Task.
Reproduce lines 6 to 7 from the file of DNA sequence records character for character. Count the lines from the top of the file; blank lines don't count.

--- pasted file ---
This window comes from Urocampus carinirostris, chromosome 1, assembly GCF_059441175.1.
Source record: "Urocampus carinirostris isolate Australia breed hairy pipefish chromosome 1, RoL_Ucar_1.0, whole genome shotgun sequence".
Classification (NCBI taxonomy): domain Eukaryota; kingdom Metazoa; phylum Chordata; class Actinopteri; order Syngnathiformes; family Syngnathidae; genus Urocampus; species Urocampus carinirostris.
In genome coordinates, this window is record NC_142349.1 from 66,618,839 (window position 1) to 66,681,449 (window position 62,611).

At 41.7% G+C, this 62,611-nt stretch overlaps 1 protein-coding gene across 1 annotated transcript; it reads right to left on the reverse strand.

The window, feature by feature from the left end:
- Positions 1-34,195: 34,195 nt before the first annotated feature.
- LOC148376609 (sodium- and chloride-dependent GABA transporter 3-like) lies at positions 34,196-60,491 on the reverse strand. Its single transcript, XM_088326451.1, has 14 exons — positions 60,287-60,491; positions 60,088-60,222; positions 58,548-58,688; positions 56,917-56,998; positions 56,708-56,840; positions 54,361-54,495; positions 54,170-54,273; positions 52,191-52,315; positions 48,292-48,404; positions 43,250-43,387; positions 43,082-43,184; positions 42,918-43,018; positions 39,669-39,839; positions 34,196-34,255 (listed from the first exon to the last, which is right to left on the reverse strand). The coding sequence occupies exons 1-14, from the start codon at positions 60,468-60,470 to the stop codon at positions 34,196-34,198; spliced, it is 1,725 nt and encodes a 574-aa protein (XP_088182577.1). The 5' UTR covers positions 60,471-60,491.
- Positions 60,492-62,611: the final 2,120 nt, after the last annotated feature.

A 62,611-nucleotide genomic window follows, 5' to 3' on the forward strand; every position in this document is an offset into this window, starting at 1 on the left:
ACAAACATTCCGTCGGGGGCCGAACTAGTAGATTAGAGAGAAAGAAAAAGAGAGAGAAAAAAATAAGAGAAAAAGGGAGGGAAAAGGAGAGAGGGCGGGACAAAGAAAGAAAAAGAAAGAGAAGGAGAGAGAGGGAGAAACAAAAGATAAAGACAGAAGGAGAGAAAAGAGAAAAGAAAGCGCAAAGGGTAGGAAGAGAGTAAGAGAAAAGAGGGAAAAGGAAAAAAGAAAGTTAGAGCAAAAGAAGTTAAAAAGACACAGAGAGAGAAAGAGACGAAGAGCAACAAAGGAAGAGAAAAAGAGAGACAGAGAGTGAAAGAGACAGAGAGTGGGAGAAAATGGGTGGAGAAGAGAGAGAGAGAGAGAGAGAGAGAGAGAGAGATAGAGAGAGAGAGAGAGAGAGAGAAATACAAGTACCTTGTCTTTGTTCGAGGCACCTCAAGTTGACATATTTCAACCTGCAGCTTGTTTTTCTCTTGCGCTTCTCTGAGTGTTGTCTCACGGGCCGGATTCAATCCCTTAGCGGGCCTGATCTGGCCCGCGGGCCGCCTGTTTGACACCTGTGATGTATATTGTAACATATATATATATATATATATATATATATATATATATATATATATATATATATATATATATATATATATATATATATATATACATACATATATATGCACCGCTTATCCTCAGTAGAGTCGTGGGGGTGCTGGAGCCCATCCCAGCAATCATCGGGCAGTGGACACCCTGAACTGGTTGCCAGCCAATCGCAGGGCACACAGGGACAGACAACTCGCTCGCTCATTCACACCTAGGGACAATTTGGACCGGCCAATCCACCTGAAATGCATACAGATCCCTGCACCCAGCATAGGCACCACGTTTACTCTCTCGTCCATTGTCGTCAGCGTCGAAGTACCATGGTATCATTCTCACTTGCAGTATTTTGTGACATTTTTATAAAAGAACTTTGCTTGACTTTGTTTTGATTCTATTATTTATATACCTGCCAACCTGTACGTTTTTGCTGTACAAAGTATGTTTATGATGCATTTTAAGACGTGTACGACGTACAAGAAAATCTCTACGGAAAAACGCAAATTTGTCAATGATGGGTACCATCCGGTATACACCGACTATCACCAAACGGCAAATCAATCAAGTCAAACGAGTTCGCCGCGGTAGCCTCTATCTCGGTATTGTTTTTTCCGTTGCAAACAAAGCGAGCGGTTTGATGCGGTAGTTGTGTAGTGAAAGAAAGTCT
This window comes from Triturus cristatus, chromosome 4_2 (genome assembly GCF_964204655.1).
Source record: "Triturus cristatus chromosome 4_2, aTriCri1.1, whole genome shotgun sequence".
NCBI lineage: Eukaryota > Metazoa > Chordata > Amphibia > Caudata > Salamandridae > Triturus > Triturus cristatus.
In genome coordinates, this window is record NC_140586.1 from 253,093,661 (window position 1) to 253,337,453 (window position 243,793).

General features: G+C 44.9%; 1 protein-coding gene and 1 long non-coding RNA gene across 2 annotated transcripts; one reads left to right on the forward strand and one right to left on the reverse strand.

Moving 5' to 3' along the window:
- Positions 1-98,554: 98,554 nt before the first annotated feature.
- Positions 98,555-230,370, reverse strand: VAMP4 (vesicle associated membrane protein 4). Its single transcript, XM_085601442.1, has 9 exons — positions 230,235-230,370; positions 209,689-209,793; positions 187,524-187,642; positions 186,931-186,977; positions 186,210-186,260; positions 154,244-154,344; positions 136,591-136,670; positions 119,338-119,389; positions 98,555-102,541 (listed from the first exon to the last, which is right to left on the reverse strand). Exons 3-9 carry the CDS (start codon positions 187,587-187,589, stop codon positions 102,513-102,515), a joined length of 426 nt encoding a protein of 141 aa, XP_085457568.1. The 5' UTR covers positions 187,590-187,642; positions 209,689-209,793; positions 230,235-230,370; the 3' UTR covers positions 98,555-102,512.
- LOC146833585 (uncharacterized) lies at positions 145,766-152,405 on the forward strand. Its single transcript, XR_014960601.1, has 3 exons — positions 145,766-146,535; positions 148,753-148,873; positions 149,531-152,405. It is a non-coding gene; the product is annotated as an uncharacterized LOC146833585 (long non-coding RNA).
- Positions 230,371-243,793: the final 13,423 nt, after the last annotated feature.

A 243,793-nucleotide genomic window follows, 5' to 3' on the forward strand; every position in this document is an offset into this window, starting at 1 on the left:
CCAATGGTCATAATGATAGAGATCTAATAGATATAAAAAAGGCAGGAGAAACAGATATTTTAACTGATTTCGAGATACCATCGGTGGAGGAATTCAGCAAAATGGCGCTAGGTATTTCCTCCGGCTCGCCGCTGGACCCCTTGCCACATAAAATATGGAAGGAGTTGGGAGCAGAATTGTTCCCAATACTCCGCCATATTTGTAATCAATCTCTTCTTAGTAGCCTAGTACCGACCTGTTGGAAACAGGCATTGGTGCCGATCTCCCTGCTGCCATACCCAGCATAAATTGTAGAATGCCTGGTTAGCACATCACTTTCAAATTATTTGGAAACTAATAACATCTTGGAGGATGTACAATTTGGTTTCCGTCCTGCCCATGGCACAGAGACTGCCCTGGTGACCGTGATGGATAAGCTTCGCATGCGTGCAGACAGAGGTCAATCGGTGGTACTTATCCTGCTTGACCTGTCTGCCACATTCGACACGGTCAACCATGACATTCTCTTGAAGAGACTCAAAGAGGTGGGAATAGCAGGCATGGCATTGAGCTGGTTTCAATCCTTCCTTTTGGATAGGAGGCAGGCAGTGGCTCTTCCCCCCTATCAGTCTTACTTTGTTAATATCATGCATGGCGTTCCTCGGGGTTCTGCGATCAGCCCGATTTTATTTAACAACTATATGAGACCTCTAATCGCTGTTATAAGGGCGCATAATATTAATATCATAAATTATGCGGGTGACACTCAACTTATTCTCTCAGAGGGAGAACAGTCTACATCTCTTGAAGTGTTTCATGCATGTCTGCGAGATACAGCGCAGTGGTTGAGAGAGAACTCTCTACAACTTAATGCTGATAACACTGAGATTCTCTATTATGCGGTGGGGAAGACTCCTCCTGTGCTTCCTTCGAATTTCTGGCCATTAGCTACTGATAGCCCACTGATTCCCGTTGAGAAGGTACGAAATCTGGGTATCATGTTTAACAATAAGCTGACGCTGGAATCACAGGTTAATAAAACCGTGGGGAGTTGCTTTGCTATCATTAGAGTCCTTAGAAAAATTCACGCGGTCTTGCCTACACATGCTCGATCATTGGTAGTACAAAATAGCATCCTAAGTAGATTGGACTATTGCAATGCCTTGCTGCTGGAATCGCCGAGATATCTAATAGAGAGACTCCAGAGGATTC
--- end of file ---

The window, feature by feature from the left end:
- Positions 1-34,195: 34,195 nt before the first annotated feature.